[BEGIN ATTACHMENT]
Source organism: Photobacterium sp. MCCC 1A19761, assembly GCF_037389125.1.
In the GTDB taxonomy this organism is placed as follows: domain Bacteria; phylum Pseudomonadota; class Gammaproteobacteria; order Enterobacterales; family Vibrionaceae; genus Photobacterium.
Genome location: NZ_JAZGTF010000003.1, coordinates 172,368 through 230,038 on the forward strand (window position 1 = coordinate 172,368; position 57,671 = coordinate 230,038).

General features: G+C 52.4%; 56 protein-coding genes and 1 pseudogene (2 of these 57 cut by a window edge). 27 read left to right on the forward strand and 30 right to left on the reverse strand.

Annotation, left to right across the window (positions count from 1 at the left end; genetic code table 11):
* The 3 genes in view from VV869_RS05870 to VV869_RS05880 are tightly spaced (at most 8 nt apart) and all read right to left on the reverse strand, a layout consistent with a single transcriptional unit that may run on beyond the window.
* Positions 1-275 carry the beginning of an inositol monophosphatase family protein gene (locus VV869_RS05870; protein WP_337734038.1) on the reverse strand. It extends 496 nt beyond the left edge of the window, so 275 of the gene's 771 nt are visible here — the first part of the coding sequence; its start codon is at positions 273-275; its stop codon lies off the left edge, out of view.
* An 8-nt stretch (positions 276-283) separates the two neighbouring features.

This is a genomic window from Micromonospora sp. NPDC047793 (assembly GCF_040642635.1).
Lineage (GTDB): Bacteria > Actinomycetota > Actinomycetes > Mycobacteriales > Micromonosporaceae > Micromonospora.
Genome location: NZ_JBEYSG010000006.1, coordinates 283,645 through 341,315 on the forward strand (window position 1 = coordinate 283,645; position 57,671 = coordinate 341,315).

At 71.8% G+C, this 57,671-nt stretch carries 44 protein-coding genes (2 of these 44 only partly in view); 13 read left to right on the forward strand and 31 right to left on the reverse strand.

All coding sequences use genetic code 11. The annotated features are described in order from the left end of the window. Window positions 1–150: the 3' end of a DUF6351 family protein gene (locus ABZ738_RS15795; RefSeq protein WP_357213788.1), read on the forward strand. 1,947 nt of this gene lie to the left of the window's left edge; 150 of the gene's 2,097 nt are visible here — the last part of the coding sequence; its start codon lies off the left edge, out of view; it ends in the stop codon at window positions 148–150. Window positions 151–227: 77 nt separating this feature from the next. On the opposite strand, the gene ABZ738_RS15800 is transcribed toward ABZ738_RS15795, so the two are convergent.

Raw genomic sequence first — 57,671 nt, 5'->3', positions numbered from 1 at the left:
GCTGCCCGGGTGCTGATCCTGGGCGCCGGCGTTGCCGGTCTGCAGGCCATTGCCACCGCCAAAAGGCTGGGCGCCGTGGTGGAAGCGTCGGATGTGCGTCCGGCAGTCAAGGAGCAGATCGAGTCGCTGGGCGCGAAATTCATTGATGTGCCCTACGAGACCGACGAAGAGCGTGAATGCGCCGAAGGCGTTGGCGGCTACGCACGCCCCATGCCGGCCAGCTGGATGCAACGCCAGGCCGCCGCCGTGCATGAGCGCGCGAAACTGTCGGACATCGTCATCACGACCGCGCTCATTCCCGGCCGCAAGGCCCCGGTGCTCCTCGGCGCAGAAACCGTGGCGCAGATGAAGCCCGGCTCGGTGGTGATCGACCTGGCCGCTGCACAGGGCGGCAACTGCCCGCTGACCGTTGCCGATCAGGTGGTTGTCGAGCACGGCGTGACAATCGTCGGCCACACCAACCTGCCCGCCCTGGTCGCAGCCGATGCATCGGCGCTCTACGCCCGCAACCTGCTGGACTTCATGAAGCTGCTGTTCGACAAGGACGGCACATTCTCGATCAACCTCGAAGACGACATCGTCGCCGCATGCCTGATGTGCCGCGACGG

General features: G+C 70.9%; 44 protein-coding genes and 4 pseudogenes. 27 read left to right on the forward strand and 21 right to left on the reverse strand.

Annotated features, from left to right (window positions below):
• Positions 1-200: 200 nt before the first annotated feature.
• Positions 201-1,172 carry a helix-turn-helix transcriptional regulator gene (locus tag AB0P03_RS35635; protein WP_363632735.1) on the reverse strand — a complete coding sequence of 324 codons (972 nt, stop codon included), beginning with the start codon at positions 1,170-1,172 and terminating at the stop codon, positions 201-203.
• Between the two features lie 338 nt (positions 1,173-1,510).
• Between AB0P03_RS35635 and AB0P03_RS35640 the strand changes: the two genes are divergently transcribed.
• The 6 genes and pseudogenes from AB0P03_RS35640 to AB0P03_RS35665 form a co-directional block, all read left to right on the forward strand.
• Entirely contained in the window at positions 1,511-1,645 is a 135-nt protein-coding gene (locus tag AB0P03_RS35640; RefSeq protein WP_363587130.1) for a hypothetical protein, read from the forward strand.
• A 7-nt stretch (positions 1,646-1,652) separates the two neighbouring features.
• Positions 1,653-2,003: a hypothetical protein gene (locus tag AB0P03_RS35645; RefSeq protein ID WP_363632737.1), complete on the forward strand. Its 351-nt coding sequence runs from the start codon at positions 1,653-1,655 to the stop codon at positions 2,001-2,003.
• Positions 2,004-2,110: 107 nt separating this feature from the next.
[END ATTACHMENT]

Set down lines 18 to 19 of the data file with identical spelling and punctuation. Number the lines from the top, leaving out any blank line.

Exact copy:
• Positions 1-200: 200 nt before the first annotated feature.
• Positions 201-1,172 carry a helix-turn-helix transcriptional regulator gene (locus tag AB0P03_RS35635; protein WP_363632735.1) on the reverse strand — a complete coding sequence of 324 codons (972 nt, stop codon included), beginning with the start codon at positions 1,170-1,172 and terminating at the stop codon, positions 201-203.